Wednesday, March 16, 2011

Post # 32: Understanding and Comparing Boiling Water Reactors (BWRs)

The situation at Fukushima Dai-Ichi continues to evolve and world attention is focused on the unfolding events.  There web is rampant with misinformation and often confusing information.

In the midst of this unfolding tragedy, I think it's important to pause and clarify the most basic facts about the plants themselves and their potential relevance to our plants in the United States.

First, it's important to understand how rare it is for any two nuclear plants at different sites to be identical – particularly for the vintage of plants we're concerned with here.  So even when reactors have the same "make and model number" (to use automobile language for a moment), they are usually not identical units.

Boiling Water Reactor (BWR) Nuclear Plant Nomenclature

First, some nomenclature that is very important.  BWR nuclear plants have a "make and model".  In terms of organizational roles or "makes", every nuclear plant has a designer, a manufacturer, a constructor, and a licensee, and an operator.  Sometimes the same organization plays multiple roles.  Due to the complexity of modern power plants, there are actually hundreds, if not thousands, of equipment suppliers involved in making these plants a reality.

With regard to the physical configuration of the plants, BWRs are characterized by the reactor "type", and the primary containment "type".  Based on historical General Electric nomenclature, there have been six "vintages" of commercial BWRs (not including the ABWR and ESBWR).  These are referred to as BWR-1, BWR-2, BWR-3, BWR-4, BWR-5, and BWR-6 reactors.  Then, there's the primary containment.  These are referred to as Mk-I ("Mark-One"), Mk-II ("Mark-Two"), and Mk-III ("Mark-Three") designs.

Now let's look at how all of this is relevant to today's events.

Fukushima Dai-Ichi Plant

As indicated on Wikipedia ( ) Fukushima Dai-Ichi consists of six boiling water reactor or "BWRs".  Unit 1 is a BWR-3 / Mk-I system.   Units 2, 3, 4, and 5 are BWR-4 / Mk-I systems, and Unit 6 is a BWR-5 / MK-II system.  Thus there are actually three different operational plant configurations at the Fukushima Dai-ichi site.  In addition, two Advanced Boiling Water Reactors are under construction at the site.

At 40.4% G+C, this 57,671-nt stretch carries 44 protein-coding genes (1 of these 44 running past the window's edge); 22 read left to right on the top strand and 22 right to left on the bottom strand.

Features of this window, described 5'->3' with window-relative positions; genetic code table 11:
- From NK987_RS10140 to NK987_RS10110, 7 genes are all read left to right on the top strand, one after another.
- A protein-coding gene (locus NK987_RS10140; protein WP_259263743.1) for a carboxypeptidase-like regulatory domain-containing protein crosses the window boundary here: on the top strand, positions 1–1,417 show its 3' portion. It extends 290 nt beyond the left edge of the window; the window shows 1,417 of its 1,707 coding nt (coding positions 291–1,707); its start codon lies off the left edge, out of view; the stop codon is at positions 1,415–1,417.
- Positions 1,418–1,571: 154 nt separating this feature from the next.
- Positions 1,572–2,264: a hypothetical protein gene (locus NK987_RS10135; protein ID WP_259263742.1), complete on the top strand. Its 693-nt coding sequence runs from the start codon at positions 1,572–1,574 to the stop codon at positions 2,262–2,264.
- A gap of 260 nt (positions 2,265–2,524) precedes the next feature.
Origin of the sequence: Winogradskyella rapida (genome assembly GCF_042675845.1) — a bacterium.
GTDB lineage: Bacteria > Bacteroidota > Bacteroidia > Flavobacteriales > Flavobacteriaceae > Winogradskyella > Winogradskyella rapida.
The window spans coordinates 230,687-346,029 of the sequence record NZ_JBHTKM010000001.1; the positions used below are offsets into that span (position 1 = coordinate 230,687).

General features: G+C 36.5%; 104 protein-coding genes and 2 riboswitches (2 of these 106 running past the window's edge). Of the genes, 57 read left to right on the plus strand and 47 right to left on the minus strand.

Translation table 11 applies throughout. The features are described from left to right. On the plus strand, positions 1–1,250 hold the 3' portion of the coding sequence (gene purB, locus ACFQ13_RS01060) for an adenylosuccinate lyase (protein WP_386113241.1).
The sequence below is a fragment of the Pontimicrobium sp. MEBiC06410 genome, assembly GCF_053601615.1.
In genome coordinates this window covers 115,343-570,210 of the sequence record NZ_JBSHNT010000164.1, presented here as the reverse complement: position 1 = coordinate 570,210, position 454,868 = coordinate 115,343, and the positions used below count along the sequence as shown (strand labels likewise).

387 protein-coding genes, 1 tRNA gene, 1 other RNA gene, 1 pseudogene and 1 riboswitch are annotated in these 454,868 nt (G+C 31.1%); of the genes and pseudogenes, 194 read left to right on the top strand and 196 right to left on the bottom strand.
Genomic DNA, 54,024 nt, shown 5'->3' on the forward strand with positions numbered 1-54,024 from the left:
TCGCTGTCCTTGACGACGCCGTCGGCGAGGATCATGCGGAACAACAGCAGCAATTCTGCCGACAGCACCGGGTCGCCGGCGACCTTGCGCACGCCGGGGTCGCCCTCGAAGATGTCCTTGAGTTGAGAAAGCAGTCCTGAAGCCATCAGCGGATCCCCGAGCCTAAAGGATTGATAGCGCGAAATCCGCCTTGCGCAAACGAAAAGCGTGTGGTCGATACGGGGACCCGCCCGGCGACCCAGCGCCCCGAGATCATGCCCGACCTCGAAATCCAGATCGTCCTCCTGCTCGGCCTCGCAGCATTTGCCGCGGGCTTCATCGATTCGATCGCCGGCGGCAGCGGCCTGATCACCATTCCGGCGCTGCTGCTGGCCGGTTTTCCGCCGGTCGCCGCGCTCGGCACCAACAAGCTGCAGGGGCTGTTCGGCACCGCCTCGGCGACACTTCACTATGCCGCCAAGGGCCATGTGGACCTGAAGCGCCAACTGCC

There are 35 operating BWRs in the U.S.  As seen below (based on a sort of plant information taken from the U.S. NRC web site Appendix A @ ).  These thirty five plants can be divided into 6 generic categories based upon their reactor / primary containment combinations.

As can be seen from the table, there are six US plants (yellow) with the same generic configuration as Fukushima Dai-Ichi 1, fifteen plants with the same generic configuration as Fukushima Dai-Ichi Units 2-5 (light blue), and 4 US plants with the same generic configuration as Fukushima Dai-Ichi Unit 6 (green).

Generic Plant Type Is Important But Plant Specific Differences Matter

I've noted there are a plethora of significant design details that differ even between plants of the same generic type.  To illustrate, this, I've noted in the table below some significant design differences between four US BWRs of the same generic type (BWR-4 / MK-I) as Fukushima Units 2-5 (excerpted from Table 1.7-4 of the Browns Ferry FSAR):

A quick look at the last three rows of the table will aptly illustrate my point about plant specific differences.

The Bottom Line

As we discuss the events on-going in Japan, we should not jump to conclusions about applicability of events there to plants here in the US.  Similarities with regard to generic plant types are important and very relevant, but these similarities can be overwhelmed by differences in accident initiators, siting, plant design details, plant operating procedures, and a host of other factors.  The DETAILS MATTER.

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